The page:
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Using a new deep learning algorithm and data from the Galaxy Zoo citizen science project, astronomers have discovered 40,000 ring galaxies.

This Hubble image shows NGC 3081, a barred lenticular ring galaxy located 85 million light-years away in the constellation of Hydra. Image credit: NASA / ESA / Hubble / R. Buta. University of Alabama.

“Galaxies live a chaotic life,” said lead author Dr. Mike Walmsley, a postdoctoral researcher at the University of Manchester, applying deep learning research breakthroughs to astrophysics.

“Collisions with other galaxies and bursts of energy from supermassive black holes disrupt the colors and orbits of billions of stars, leaving tell-tale markers that volunteers search for on the Galaxy Zoo website.”

“But understanding exactly which cosmic events lead to which markers requires millions of measured images — more than humans could ever search.”

For their new research, Dr. Walmsley and colleagues used a decade of Galaxy Zoo measurements.

“Galaxy Zoo turns 15 years old this week, and we are still innovating,” said Galaxy Zoo deputy principal investigator Dr. Brooke Simmons, an astronomer with the University of Lancaster.

“This work will make it possible for a new generation of discoveries to be made from upcoming large galaxy surveys.”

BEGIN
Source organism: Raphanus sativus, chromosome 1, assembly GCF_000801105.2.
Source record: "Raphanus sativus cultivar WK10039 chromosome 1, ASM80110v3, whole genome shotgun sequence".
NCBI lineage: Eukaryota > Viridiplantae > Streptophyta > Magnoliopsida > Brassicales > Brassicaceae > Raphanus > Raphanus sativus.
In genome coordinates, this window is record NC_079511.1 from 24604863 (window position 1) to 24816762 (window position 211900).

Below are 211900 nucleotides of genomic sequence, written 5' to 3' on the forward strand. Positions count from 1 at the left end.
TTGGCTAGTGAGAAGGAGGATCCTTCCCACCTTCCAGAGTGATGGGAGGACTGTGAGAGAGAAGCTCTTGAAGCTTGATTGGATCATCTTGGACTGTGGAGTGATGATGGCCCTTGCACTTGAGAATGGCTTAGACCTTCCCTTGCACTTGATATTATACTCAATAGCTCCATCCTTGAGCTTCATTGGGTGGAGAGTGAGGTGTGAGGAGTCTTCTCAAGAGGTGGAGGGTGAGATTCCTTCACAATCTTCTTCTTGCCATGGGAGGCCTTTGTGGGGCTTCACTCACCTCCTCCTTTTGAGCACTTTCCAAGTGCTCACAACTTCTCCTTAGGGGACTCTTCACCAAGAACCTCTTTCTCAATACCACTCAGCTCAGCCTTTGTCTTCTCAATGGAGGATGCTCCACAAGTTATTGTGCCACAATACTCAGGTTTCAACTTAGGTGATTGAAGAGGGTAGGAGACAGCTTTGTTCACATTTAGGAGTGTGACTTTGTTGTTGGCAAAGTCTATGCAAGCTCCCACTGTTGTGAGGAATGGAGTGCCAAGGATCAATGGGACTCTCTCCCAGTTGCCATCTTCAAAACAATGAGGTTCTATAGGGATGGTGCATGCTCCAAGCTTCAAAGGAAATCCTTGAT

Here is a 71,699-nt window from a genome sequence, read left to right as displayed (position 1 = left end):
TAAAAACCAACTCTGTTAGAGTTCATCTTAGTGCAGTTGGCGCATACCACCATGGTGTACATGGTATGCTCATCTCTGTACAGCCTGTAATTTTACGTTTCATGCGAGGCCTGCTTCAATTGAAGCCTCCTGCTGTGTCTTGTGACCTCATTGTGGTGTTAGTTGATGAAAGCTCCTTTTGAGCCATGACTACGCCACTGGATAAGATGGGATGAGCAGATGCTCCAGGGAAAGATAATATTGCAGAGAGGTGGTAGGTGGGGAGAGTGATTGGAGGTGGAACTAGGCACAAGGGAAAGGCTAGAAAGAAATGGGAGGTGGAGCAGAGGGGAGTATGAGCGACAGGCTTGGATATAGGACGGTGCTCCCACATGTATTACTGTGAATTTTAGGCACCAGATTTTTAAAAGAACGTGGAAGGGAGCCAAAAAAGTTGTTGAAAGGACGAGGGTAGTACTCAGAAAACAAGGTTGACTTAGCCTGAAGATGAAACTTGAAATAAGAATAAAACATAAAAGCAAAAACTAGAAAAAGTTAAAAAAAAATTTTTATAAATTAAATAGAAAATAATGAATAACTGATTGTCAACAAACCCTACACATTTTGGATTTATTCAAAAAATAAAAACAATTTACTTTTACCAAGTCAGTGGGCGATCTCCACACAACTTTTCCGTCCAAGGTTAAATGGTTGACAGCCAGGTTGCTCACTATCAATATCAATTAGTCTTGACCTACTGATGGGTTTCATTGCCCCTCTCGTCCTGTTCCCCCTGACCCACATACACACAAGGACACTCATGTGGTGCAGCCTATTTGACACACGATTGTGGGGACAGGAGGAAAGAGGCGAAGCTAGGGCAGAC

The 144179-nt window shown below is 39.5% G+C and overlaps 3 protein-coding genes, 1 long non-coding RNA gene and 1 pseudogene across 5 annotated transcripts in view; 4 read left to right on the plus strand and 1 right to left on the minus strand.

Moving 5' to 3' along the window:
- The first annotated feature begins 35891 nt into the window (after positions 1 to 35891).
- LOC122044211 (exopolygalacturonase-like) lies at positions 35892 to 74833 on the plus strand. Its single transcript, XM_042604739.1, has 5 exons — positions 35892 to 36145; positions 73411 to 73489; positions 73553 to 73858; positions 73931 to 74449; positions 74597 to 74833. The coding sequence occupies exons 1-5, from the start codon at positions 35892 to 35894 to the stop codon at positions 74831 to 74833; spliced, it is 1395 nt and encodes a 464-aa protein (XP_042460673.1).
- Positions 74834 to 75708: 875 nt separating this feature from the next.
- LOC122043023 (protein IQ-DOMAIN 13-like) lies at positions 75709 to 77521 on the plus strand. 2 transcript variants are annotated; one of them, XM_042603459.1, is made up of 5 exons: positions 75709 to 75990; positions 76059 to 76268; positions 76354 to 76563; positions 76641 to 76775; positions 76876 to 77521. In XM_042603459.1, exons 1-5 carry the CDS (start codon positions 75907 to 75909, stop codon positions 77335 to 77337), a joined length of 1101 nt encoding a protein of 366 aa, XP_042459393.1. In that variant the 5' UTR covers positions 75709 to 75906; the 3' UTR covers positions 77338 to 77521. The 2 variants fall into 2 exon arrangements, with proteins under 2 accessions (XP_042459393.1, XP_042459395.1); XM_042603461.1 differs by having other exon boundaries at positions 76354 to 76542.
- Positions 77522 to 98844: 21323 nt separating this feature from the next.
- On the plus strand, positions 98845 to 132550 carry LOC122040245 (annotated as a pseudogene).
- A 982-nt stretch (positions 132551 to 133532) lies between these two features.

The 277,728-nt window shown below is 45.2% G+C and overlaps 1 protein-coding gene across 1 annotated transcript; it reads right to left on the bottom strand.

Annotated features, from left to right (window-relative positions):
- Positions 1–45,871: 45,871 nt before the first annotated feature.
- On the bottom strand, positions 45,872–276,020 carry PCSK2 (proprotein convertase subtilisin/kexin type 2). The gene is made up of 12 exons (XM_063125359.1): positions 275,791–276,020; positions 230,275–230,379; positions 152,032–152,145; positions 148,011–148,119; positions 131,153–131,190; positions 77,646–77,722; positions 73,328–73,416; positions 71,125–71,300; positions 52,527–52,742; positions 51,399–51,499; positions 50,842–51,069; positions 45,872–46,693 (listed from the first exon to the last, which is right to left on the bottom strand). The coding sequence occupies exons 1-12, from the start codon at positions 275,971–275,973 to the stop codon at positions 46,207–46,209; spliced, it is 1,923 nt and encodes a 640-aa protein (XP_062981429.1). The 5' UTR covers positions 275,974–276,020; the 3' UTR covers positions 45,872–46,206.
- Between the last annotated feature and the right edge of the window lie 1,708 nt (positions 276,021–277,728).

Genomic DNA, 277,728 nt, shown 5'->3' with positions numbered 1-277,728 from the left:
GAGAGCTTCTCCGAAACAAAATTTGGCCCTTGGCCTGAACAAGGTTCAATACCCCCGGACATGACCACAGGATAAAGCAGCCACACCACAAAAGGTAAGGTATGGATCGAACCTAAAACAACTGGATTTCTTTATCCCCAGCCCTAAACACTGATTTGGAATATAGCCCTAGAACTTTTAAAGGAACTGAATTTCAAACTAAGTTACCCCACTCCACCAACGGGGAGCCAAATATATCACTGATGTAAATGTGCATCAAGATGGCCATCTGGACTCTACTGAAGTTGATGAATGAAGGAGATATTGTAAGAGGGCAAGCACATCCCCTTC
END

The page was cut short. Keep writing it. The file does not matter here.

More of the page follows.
Images of 35 of the ring galaxies discovered by the Galaxy Zoo volunteers and the Zoobot. Image credit: Mike Walmsley / Galaxy Zoo Collaboration.

The astronomers created a new deep learning algorithm — named Zoobot — that can not only accurately predict what Galaxy Zoo volunteers would say but understands where it might be mistaken.

“Zoobot is designed to be retrained again and again for new science goals,” they said.

“Just like a musician can learn a new instrument faster than their first instrument, Zoobot can learn to answer new shape questions easily because it has already learned to answer more than 50 different questions.”

“With Zoobot, humans and machines are collaborating to push the science of astronomy forward,” Dr. Walmsley said.

“We’re helping other astronomers solve questions we never thought to ask.”

As a results, the team discovered 40,000 rare ring-shaped galaxies — six times more than previously known.

“Rings take billions of years to form and are destroyed in galaxy-galaxy collisions, and so this giant new sample will help reveal how isolated galaxies evolve,” the authors said.

“The dataset will also tell scientists how galaxies age more generally.”

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